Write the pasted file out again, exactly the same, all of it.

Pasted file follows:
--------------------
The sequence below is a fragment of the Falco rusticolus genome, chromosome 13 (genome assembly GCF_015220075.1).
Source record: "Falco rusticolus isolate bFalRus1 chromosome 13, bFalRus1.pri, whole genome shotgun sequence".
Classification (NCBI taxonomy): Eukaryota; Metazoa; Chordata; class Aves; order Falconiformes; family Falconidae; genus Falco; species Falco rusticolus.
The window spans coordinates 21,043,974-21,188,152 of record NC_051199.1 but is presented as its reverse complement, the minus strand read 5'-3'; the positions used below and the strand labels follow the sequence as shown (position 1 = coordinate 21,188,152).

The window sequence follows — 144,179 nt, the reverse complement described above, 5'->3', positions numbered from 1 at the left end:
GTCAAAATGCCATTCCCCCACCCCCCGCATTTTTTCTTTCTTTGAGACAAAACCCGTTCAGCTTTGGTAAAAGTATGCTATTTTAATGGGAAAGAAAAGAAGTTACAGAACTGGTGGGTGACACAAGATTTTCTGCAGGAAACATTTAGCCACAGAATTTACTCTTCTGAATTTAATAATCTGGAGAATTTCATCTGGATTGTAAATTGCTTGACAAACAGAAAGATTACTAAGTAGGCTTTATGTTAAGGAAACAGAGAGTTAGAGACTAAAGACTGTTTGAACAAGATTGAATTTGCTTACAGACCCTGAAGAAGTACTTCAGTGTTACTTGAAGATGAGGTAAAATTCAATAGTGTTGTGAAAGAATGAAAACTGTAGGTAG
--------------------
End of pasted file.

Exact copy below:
The sequence below is a fragment of the Falco rusticolus genome, chromosome 13 (genome assembly GCF_015220075.1).
Source record: "Falco rusticolus isolate bFalRus1 chromosome 13, bFalRus1.pri, whole genome shotgun sequence".
Classification (NCBI taxonomy): Eukaryota; Metazoa; Chordata; class Aves; order Falconiformes; family Falconidae; genus Falco; species Falco rusticolus.
The window spans coordinates 21,043,974-21,188,152 of record NC_051199.1 but is presented as its reverse complement, the minus strand read 5'-3'; the positions used below and the strand labels follow the sequence as shown (position 1 = coordinate 21,188,152).

The window sequence follows — 144,179 nt, the reverse complement described above, 5'->3', positions numbered from 1 at the left end:
GTCAAAATGCCATTCCCCCACCCCCCGCATTTTTTCTTTCTTTGAGACAAAACCCGTTCAGCTTTGGTAAAAGTATGCTATTTTAATGGGAAAGAAAAGAAGTTACAGAACTGGTGGGTGACACAAGATTTTCTGCAGGAAACATTTAGCCACAGAATTTACTCTTCTGAATTTAATAATCTGGAGAATTTCATCTGGATTGTAAATTGCTTGACAAACAGAAAGATTACTAAGTAGGCTTTATGTTAAGGAAACAGAGAGTTAGAGACTAAAGACTGTTTGAACAAGATTGAATTTGCTTACAGACCCTGAAGAAGTACTTCAGTGTTACTTGAAGATGAGGTAAAATTCAATAGTGTTGTGAAAGAATGAAAACTGTAGGTAG